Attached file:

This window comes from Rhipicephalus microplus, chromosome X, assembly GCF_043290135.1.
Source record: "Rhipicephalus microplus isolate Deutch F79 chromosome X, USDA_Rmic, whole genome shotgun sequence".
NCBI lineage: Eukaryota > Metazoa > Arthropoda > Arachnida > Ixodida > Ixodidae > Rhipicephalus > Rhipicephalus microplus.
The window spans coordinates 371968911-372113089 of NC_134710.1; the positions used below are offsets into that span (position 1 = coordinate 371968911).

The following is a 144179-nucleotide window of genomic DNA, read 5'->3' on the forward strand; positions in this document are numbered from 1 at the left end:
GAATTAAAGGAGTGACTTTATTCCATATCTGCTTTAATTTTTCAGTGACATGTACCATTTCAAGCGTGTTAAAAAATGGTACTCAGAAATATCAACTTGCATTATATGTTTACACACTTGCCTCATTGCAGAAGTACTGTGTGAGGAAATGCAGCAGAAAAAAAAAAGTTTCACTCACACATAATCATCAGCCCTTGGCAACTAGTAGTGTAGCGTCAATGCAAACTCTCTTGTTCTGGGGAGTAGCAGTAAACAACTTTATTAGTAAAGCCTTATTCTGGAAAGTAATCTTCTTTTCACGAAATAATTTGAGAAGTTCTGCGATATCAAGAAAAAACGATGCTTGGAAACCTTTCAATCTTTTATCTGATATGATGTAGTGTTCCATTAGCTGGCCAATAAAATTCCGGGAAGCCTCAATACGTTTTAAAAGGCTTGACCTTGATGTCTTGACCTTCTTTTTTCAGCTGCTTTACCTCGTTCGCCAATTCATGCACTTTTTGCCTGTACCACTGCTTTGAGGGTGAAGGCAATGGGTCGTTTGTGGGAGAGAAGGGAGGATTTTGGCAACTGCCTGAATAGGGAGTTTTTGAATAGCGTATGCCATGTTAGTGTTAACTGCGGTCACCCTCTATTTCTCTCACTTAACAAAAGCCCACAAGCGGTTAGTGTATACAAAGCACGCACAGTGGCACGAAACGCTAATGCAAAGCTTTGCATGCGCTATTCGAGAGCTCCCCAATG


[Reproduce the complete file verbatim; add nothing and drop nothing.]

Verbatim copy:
This window comes from Rhipicephalus microplus, chromosome X, assembly GCF_043290135.1.
Source record: "Rhipicephalus microplus isolate Deutch F79 chromosome X, USDA_Rmic, whole genome shotgun sequence".
NCBI lineage: Eukaryota > Metazoa > Arthropoda > Arachnida > Ixodida > Ixodidae > Rhipicephalus > Rhipicephalus microplus.
The window spans coordinates 371968911-372113089 of NC_134710.1; the positions used below are offsets into that span (position 1 = coordinate 371968911).

The following is a 144179-nucleotide window of genomic DNA, read 5'->3' on the forward strand; positions in this document are numbered from 1 at the left end:
GAATTAAAGGAGTGACTTTATTCCATATCTGCTTTAATTTTTCAGTGACATGTACCATTTCAAGCGTGTTAAAAAATGGTACTCAGAAATATCAACTTGCATTATATGTTTACACACTTGCCTCATTGCAGAAGTACTGTGTGAGGAAATGCAGCAGAAAAAAAAAAGTTTCACTCACACATAATCATCAGCCCTTGGCAACTAGTAGTGTAGCGTCAATGCAAACTCTCTTGTTCTGGGGAGTAGCAGTAAACAACTTTATTAGTAAAGCCTTATTCTGGAAAGTAATCTTCTTTTCACGAAATAATTTGAGAAGTTCTGCGATATCAAGAAAAAACGATGCTTGGAAACCTTTCAATCTTTTATCTGATATGATGTAGTGTTCCATTAGCTGGCCAATAAAATTCCGGGAAGCCTCAATACGTTTTAAAAGGCTTGACCTTGATGTCTTGACCTTCTTTTTTCAGCTGCTTTACCTCGTTCGCCAATTCATGCACTTTTTGCCTGTACCACTGCTTTGAGGGTGAAGGCAATGGGTCGTTTGTGGGAGAGAAGGGAGGATTTTGGCAACTGCCTGAATAGGGAGTTTTTGAATAGCGTATGCCATGTTAGTGTTAACTGCGGTCACCCTCTATTTCTCTCACTTAACAAAAGCCCACAAGCGGTTAGTGTATACAAAGCACGCACAGTGGCACGAAACGCTAATGCAAAGCTTTGCATGCGCTATTCGAGAGCTCCCCAATG